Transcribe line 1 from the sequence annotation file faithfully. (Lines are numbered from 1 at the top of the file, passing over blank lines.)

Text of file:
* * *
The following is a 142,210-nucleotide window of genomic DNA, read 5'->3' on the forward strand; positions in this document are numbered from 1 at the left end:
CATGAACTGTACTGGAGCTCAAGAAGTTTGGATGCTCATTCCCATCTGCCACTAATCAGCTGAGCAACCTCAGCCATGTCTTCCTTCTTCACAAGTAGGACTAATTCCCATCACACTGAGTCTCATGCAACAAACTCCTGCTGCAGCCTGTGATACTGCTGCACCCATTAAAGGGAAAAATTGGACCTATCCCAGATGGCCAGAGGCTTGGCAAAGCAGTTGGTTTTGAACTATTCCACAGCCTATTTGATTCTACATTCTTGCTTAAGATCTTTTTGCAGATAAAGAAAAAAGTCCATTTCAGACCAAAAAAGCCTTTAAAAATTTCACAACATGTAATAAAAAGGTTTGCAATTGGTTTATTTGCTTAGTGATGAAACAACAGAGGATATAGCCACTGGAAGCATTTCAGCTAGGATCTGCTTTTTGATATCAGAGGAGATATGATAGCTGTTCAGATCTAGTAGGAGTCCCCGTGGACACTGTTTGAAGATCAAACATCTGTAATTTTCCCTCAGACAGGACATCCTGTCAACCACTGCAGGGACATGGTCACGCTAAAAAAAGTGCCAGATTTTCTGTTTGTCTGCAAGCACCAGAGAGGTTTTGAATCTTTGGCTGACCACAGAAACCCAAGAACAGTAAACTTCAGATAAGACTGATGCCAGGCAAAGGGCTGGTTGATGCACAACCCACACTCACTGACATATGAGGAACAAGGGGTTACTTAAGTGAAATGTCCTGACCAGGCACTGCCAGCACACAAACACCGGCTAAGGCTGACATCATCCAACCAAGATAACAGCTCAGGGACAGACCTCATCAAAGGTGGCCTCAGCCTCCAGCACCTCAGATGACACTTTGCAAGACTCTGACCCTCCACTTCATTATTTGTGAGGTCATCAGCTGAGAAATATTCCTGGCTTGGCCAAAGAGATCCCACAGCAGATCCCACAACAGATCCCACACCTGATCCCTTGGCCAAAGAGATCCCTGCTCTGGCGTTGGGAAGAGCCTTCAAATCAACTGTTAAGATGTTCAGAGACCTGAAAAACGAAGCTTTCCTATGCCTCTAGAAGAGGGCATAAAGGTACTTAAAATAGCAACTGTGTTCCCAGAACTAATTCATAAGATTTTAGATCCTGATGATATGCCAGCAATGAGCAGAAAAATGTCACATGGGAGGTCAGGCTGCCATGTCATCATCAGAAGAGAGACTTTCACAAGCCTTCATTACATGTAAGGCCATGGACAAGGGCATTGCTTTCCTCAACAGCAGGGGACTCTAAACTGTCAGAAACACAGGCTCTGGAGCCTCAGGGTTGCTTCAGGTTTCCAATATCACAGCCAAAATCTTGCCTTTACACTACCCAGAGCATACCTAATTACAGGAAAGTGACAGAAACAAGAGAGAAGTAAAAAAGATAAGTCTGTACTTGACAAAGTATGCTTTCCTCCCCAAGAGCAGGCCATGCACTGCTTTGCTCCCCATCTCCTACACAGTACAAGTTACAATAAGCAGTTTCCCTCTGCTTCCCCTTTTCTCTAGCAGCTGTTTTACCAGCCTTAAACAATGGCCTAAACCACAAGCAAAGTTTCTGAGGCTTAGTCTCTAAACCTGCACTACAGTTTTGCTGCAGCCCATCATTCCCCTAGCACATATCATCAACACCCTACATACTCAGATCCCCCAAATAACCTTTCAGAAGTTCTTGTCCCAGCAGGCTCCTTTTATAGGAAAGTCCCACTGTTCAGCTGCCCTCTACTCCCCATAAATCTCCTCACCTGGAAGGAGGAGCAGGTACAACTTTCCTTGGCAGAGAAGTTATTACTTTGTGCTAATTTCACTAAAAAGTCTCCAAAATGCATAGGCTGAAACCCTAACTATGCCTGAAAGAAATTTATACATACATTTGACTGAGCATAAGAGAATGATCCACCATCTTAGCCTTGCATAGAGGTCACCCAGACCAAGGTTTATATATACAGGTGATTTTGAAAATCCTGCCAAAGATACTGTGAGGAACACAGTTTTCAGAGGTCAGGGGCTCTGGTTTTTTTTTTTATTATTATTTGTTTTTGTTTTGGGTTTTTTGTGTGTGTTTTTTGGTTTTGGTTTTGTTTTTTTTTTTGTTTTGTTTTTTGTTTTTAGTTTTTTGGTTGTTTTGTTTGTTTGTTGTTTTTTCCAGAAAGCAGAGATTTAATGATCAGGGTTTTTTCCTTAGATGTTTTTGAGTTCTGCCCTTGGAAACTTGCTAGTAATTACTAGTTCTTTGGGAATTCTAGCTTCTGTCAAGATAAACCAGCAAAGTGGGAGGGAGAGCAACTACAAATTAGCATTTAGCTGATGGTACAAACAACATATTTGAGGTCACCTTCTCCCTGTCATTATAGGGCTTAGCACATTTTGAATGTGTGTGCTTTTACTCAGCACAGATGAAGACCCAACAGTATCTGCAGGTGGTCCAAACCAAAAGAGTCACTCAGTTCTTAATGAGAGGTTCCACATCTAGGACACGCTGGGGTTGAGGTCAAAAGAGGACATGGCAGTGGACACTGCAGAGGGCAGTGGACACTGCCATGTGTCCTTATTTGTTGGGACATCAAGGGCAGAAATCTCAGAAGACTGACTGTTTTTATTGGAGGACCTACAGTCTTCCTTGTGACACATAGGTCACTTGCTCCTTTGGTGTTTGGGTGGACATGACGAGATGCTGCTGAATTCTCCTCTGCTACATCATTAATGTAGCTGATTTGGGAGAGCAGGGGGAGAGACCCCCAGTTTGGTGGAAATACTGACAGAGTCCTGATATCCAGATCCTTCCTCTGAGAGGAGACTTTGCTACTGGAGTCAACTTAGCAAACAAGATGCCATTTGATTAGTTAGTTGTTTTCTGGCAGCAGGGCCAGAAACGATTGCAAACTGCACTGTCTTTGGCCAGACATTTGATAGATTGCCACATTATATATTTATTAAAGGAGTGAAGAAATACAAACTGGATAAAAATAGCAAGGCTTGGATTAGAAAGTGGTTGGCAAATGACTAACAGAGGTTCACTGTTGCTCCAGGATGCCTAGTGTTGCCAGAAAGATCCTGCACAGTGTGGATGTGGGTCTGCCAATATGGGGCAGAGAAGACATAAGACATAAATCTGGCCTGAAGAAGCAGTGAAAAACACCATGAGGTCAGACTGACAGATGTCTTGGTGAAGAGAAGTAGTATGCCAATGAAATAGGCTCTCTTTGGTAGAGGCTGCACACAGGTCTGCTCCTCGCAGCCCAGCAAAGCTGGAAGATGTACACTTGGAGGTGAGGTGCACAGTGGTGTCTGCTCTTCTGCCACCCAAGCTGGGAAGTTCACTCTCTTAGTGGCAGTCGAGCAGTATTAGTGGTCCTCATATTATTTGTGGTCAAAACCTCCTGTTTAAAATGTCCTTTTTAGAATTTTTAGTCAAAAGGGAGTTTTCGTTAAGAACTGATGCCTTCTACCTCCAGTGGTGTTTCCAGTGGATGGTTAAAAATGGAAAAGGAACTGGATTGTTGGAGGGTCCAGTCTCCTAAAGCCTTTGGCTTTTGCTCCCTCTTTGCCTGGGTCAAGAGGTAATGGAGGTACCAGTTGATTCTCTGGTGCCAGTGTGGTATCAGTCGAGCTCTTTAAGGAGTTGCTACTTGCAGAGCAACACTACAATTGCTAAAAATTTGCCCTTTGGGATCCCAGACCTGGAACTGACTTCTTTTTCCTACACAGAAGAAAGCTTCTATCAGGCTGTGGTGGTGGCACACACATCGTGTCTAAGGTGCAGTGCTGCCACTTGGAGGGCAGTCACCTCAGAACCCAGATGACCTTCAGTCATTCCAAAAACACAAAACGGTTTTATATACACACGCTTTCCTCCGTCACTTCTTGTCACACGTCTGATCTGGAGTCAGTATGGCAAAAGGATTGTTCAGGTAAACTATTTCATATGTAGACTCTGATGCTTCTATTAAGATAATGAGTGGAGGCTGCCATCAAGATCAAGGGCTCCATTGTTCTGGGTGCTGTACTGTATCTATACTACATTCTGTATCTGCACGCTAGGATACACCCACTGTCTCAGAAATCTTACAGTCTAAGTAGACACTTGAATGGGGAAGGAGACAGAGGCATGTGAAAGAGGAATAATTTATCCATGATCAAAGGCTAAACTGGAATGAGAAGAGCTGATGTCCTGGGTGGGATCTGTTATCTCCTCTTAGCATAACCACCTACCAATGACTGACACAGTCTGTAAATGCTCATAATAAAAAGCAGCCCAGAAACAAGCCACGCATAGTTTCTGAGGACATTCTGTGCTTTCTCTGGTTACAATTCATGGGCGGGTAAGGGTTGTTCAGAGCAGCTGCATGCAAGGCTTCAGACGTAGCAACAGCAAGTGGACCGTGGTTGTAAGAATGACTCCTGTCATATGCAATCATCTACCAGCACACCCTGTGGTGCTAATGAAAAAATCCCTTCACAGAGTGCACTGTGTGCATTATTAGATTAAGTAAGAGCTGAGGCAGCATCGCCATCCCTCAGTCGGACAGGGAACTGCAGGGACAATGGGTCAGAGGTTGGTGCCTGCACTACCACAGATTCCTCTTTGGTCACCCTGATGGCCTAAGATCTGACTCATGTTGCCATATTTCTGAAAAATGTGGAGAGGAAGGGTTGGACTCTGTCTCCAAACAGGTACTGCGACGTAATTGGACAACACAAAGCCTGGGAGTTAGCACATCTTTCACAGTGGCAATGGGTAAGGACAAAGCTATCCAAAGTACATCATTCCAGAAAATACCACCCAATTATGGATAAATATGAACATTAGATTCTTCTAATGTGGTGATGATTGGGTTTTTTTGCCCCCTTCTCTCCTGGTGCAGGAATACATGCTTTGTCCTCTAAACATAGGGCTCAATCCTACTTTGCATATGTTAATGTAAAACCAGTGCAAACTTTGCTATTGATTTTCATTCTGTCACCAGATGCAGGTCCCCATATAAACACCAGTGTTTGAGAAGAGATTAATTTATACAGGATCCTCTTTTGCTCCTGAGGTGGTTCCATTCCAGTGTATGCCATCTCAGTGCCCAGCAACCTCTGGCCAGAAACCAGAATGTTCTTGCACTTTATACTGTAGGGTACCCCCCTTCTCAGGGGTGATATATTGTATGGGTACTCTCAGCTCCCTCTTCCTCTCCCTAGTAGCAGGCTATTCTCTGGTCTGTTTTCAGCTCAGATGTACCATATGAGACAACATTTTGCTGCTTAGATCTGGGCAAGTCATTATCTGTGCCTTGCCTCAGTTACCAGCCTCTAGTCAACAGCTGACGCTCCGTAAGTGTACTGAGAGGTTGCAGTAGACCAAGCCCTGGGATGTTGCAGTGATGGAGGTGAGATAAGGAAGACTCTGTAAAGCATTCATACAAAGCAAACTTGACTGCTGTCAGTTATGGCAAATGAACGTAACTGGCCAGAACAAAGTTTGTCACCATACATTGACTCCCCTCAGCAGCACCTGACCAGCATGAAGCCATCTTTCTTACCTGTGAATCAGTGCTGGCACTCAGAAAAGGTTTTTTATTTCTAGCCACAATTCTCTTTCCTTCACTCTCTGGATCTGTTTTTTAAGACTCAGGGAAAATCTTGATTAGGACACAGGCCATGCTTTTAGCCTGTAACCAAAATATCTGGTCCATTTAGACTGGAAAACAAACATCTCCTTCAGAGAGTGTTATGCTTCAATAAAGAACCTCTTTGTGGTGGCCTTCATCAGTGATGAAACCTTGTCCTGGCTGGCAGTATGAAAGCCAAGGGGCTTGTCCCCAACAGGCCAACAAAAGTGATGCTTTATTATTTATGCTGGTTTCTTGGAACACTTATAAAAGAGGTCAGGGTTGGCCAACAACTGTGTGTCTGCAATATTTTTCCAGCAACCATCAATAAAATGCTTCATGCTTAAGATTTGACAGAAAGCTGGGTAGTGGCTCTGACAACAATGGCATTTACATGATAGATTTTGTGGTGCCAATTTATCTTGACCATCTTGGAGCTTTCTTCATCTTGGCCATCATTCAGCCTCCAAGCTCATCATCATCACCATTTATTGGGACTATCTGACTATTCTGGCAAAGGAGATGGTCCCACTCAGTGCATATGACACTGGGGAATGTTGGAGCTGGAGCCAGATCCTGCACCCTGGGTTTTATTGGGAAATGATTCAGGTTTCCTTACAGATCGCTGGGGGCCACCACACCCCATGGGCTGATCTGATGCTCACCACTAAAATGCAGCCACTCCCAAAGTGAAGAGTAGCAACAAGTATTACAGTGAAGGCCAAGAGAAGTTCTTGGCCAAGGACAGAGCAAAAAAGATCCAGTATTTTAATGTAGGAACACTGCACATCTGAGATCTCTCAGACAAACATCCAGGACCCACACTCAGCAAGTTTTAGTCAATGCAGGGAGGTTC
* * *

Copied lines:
The following is a 142,210-nucleotide window of genomic DNA, read 5'->3' on the forward strand; positions in this document are numbered from 1 at the left end: